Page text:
A lot of us can probably agree not much compares to a good old-fashioned, all-American bacon burger. Imagine, if you will, savory, seasoned beef wrapped in the salty goodness of crispy pig strips, blanketed by a slice of melty American cheese…maybe with a leaf of lettuce and a slice of tomato, if you’re going for a balanced meal.
While those of us who eat meat can appreciate the effort either we, a family member, or friend at a barbecue or a cook at a restaurant put into making a delicious burger or stake platter, many forget (or try to forget) the sacrifice that was necessary to make it.
I love animals probably more than the next person, but it’s a simple fact we depend on different types of animals for work and for sustenance. And while this relationship is biblical, in recent years, it has been met with increasing resistance.
The veganism movement has seen a lot of growth in this past decade, it seems, and almost every other Facebook friend seems to feel compelled to share another “I am not food” post comparing pigs to dogs. While it actually has been proven these animals are comparable in terms of intelligence and affection to humans, it’s also true they were made by God to fulfill pretty different purposes.
I wrote an essay in college arguing a majority of animals have emotions and intelligence, and are not just mindless creatures shuffling on instinct from one day to another. For instance, I remember learning of herds of cattle somewhere that have been observed deliberately sliding across ice and enjoying themselves in the process. They were having fun, in other words, which is something usually thought of as only a human trait, or at the very least something only more “intelligent” animals like dogs have been known to do.
Among many other things, I also remember learning about empathy and mourning observed in cattle and horses, again something many people think of as only a human trait. There have been numerous accounts of animals taking in the offspring of other species, and birds capable of understanding simple math. The accounts of animal intelligence and emotional capability are numerous and something to behold.
So are we wrong for consuming their meat, eggs, and milk?
Very early on, the bible clearly states humans, made in God’s image, have dominion over all other living things. In Genesis 1:26 God says, “Let Us make man in Our image, according to Our likeness, and let them rule over the fish of the sea and over the birds of the sky and over the cattle and over all of the earth, and over every creeping thing that creeps on the earth.” He also says in Genesis 9:3, “Every moving thing that liveth shall be meat for you, even as the green herb have I given you all things.”
However, this does not mean we have license to treat every nonhuman, moving thing as nonliving, disposable objects with no regard to their well-being. Proverbs 12:10 says, “Whoever is righteous has regard for the life of his beast, but the mercy of the wicked is cruel.” Even if the purpose of raising livestock or poultry is ultimately to eat them, it’s commanded of us to treat them with dignity and compassion up until they are sacrificed for our nourishment.
In the past few decades (if not longer) more meat companies have been mass producing their livestock, foul, etc., often to the creatures’ detriment. Animals are packed together in deplorable living conditions and often malnourished yet overgrown for the sake of producing more meat in less time. Companies like Perdue, for example, have come under fire for their abominable treatment of their chickens.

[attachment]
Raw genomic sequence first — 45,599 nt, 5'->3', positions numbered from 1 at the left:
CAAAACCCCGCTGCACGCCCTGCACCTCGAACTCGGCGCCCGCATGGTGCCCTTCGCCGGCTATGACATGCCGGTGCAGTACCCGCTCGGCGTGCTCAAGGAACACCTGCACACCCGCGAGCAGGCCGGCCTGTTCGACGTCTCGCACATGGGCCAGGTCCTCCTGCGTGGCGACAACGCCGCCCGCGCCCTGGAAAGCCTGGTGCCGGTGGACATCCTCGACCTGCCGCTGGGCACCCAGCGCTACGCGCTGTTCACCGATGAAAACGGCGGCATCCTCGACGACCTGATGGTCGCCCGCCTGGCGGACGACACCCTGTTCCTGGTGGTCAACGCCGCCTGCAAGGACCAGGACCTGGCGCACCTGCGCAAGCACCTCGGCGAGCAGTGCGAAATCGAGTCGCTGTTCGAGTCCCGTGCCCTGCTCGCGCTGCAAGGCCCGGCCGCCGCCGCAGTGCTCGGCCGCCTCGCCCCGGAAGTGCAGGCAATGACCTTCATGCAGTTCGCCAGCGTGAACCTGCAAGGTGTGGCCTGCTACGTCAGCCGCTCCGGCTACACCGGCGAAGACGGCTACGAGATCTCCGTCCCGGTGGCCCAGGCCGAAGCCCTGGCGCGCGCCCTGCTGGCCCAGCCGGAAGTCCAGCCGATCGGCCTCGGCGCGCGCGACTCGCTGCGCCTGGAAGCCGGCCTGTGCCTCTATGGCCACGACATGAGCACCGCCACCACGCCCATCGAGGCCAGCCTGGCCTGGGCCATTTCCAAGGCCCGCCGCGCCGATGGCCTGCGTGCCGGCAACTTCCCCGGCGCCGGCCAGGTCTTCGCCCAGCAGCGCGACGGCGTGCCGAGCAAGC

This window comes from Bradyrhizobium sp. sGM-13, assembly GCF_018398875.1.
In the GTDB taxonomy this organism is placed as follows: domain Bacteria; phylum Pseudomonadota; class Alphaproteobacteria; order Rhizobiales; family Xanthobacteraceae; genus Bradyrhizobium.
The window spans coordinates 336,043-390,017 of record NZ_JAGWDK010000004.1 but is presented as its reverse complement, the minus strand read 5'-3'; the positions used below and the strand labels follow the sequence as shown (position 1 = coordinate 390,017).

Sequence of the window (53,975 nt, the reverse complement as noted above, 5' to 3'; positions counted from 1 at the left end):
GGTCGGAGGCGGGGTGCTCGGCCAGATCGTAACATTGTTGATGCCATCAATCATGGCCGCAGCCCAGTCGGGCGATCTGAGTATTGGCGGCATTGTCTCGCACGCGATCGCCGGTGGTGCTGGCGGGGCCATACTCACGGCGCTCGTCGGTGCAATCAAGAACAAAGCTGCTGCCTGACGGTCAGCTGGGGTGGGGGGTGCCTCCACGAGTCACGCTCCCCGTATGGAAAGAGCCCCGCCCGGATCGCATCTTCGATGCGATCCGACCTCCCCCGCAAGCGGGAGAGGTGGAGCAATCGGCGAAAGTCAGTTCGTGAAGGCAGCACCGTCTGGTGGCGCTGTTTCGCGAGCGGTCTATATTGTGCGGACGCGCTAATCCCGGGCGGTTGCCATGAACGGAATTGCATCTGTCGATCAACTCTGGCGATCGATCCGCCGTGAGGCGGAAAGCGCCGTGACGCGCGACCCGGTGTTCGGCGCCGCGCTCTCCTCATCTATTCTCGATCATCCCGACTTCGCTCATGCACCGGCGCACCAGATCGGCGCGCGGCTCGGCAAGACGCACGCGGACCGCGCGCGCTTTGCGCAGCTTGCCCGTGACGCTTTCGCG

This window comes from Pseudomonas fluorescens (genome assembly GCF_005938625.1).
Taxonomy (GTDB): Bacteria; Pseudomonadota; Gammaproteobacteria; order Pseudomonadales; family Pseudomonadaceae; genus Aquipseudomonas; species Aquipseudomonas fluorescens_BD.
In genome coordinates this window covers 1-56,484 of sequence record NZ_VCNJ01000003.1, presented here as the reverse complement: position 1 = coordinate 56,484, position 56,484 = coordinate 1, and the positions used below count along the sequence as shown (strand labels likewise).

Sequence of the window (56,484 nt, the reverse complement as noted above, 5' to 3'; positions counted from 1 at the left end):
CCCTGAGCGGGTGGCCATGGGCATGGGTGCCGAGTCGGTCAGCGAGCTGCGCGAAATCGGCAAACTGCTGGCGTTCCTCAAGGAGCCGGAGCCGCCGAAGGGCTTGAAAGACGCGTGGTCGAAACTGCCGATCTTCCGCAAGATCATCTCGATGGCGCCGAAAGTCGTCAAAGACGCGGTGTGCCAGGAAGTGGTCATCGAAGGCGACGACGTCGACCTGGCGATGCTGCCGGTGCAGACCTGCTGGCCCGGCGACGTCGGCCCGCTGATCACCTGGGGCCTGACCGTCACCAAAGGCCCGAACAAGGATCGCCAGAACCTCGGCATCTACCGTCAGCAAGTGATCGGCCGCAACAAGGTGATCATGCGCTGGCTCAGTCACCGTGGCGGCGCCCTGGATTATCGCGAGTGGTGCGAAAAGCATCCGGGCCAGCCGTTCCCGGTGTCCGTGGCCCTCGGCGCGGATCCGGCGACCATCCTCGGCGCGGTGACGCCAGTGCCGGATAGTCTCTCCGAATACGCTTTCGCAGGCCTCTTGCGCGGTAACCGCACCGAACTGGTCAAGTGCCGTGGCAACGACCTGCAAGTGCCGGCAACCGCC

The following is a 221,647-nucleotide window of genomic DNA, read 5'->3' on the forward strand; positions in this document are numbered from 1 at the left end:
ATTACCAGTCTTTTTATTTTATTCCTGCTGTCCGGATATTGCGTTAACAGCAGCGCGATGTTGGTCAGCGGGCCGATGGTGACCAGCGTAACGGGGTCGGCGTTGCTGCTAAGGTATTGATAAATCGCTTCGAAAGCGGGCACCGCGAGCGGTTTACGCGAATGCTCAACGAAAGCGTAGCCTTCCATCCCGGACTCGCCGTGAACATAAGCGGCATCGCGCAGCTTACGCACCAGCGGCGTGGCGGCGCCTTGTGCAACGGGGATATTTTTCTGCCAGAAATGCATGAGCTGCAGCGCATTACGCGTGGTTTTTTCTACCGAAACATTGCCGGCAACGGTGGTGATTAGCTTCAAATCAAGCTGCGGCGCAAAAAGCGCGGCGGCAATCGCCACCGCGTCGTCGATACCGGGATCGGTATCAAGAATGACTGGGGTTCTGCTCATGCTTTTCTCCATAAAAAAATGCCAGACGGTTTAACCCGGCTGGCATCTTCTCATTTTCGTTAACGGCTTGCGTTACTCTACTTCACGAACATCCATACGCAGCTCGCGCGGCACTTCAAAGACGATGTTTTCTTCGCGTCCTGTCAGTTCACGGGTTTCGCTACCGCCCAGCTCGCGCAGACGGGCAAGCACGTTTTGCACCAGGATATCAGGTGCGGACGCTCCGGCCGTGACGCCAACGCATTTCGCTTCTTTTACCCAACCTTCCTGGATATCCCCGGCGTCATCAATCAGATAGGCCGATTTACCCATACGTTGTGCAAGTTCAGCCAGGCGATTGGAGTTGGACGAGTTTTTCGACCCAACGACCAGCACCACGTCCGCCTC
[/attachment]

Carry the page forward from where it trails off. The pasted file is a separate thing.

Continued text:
Many vegans make the argument that humans do not need meat, milk, or eggs for protein and this nutrient can be obtained through many vegetables, eliminating the need for animals to be slain or mistreated for food or their products. While the point about protein may technically be accurate (for example, one cup of edamame contains 18 grams of protein, while your average beef patty is going to yield about 15), this still ultimately does not dispute the fact God didn’t intend for man to live off of tempeh alone.
So what can we do? Is there any way for vegans and meat-eaters to get along? It just doesn’t seem likely the two groups will ever see eye-to-eye.
That being said, there are ways we can obtain meat with regard to the beast it came from, and since many of us probably don’t have the means of raising our own cattle, sheep, chickens, etc., it starts at your local grocery store.
Most meats raised on local farms by independent farmers are free-range and treated with more care than their franchised counterparts. They are allowed out into wide open spaces in fresh air and live quite happily until their time comes. Hens whose eggs come in cartons that say free-range or cage-free are more likely to come from farms where they are not stacked on top of each other, but like their hooved counterparts are let out into fields and allowed to happily graze, and thus lay more nutritious eggs.
Like it says in Proverbs 27:23, these smaller scale farmers are more likely to know the condition of their flocks and give better attention to their herds, so the extra dollar or two here and there is made up for by the quality of the meat, eggs, and milk coming from healthier animals than the cheaper brands.
So while we do have dominion over all living things, it’s our duty to look after, appreciate, and cherish them for what God has provided to us through them. And after all, though we were made in His image, they’re God’s creations, too.
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